Perhaps the most important measure lies in analyzing the real reasons people are falling behind in their rent and utility payments. Obviously, unexpected cuts to income cause crisis for people, but we are able to identify more subtle or hidden factors that plague people’s financial health.

Examples of Program Success 

The HomeSafe program recentlyprovided rental assistance to a young family facing eviction due to the husband’s unemployment benefits running out. Since the husband had just started a new job, HomeSafe was able to award $200 enabling him to negotiate a payment plan with the landlord and remain in the home.

 

Last week we helped a disabled public housing client avoid eviction. New to public housing, she did not report her newly acquired disability income until her annual recertification, which resulted in a large past due balance. After reviewing the client’s budget, she agreed to pay one third of the arrears. Salvation Army and HomeSafe were able to make up the difference.

 

We encourage people to make necessary changes in order to receive our help. Recently a client with no income called us and we were unable to help. Two weeks later she called back to tell us she had applied for SNAP and Emergency Assistance. Now we are considering her for an award that will help her avoid homelessness.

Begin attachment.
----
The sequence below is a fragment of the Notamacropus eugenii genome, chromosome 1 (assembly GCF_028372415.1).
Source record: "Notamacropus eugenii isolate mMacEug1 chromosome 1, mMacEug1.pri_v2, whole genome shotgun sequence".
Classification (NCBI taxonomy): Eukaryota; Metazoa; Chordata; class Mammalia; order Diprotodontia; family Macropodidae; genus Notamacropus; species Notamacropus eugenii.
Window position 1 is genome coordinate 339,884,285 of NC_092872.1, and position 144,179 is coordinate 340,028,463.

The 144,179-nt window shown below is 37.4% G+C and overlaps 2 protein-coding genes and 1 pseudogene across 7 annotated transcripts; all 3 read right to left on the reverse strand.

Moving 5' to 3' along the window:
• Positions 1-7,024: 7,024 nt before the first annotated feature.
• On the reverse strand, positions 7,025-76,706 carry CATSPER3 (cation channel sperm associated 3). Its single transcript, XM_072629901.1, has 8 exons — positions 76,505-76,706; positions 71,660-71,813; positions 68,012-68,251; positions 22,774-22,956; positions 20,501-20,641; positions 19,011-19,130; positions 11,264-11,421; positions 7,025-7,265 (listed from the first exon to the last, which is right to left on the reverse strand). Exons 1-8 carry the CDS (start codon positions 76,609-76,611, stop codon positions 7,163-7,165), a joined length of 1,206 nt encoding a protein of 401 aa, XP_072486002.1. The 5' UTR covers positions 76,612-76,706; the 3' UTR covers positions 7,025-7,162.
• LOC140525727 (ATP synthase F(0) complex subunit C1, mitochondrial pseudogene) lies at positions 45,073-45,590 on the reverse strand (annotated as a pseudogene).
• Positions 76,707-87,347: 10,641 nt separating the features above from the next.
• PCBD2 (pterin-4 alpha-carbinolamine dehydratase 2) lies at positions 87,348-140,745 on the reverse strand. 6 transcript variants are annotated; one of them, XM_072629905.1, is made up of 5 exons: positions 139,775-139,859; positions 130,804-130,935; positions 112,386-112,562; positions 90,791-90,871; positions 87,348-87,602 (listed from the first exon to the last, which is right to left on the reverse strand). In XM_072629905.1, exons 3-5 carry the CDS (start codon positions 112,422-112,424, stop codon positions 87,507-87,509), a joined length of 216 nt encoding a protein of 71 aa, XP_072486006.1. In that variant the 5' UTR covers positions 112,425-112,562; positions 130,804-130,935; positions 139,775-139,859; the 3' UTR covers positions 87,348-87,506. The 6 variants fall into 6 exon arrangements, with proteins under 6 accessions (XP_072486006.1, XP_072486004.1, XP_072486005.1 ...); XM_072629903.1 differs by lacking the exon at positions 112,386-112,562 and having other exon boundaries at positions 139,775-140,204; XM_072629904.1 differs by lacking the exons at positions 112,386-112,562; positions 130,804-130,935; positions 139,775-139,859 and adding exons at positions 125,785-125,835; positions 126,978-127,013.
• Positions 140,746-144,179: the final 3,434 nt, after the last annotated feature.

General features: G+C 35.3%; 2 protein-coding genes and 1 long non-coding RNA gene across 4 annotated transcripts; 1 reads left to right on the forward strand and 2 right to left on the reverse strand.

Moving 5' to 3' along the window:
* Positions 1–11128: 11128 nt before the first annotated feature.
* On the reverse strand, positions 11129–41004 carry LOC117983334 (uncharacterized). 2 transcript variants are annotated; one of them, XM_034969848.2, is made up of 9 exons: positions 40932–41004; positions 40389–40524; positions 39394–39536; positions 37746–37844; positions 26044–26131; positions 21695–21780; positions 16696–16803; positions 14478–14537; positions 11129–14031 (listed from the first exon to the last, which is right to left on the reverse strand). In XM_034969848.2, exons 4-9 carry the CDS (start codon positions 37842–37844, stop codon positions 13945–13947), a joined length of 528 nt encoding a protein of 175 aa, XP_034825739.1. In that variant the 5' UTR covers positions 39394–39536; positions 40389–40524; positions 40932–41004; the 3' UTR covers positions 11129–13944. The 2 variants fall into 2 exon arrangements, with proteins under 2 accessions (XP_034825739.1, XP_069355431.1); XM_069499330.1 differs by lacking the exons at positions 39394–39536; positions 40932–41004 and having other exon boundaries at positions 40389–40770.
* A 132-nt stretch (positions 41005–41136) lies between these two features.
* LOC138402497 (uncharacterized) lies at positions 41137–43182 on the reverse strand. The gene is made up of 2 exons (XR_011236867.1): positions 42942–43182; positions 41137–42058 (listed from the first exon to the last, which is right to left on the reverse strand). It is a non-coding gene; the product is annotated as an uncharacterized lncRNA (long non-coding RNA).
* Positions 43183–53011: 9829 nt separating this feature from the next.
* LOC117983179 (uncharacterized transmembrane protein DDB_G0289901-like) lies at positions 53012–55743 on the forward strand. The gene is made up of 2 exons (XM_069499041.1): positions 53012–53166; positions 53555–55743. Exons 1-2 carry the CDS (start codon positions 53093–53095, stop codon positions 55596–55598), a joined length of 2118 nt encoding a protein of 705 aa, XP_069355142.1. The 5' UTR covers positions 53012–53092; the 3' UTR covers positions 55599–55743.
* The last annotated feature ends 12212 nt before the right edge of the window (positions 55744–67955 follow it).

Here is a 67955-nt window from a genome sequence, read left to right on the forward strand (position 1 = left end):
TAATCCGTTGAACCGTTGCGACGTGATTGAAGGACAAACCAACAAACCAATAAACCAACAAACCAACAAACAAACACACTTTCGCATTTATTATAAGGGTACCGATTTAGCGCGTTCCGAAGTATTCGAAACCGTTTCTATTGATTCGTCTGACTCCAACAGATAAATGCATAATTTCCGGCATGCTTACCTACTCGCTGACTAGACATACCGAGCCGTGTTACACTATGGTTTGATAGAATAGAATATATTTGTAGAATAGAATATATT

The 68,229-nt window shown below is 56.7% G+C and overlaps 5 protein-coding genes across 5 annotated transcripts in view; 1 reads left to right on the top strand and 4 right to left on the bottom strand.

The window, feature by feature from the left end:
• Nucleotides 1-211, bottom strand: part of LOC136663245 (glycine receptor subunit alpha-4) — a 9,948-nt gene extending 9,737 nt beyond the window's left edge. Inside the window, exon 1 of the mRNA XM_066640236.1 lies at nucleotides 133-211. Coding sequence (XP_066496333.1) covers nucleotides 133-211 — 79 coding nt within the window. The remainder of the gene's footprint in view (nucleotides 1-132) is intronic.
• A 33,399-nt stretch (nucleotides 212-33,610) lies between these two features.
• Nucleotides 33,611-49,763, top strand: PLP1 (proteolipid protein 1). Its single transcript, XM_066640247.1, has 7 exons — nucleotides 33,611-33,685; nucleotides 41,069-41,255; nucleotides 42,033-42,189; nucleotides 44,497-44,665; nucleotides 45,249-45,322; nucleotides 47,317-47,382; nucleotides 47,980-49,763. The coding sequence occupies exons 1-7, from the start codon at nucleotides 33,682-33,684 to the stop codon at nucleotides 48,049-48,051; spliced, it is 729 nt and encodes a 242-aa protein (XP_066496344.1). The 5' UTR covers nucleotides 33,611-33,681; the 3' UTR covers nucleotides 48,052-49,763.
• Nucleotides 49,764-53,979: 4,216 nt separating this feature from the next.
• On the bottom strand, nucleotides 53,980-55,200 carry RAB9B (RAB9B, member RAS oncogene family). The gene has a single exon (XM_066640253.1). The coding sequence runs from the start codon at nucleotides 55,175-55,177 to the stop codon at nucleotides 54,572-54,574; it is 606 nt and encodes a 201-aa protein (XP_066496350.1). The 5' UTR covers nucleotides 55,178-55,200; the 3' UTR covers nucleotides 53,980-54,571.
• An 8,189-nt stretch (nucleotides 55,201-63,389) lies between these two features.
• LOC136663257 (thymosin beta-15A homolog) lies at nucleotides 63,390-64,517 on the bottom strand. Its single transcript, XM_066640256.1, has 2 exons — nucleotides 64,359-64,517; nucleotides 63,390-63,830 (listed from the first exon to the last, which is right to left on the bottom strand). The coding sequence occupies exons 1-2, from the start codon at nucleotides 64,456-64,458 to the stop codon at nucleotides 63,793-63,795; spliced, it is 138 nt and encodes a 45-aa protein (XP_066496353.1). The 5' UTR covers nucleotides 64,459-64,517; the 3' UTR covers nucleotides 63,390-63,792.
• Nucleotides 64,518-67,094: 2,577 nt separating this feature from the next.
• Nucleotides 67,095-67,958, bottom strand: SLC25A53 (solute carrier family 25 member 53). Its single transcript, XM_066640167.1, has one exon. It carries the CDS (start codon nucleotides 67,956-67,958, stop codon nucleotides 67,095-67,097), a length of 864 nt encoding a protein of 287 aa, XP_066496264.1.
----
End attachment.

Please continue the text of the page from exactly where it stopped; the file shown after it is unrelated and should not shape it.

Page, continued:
New Directions Counseling Center

The New Directions Counseling Center offers counseling and psychotherapy services regardless of ability to pay. Although insurance is accepted, there is a flexible sliding scale based on income for those individuals without coverage. Eight skilled and empathic professionals with over 200 years of combined experience staff this program. Despite the mandate for health insurance in Massachusetts, about 130,000 people are still not able to carry it.

 

A second differentiator of New Directions is that first appointments are made very quickly Our goal is to return initial calls within 24 hours and to schedule the first appointment within a week, often in a day or two. This is a crucial time for a person who is reaching out for help; it is therapeutic to start counseling when an individual is motivated and ready.

 

New Directions Counseling Center also oversees Interfaith’s chaplaincy at Quincy Medical Center which delivers counseling to patients and grieving families.

Budget  $122,895.00
Category  Mental Health, Substance Abuse Programs, General/other Mental Health Treatment
Population Served Adults Families Children and Youth (0 - 19 years)
Program Short-Term Success 

In fiscal 2012, the counselors at Interfaith’s New Directions logged 2,046 counseling hours while our Interfaith Chaplaincy made 1,585 visits with grieving families and suffering patients at Quincy Medical Center. During that same time period the Counseling Center received 3,479 calls for referrals and assistance. Initially, for short term success, stabilization must be achieved. The clinician then actively engages the client in therapeutic activities and behaviors. Emotional support and encouragement are provided in a nonjudgmental and compassionate environment. A safe place is created where a person can begin the healing process. 

Program Long-Term Success 

Over the long-term, we hope that our clients are able to maintain the positive changes they make during counseling and that they are able to achieve their goals and find happiness. Sustaining a reduction of the symptoms and impairments which brought them to counseling initially represents the ideal state. Many are able to keep a job, better their relationships and experience less internal conflict.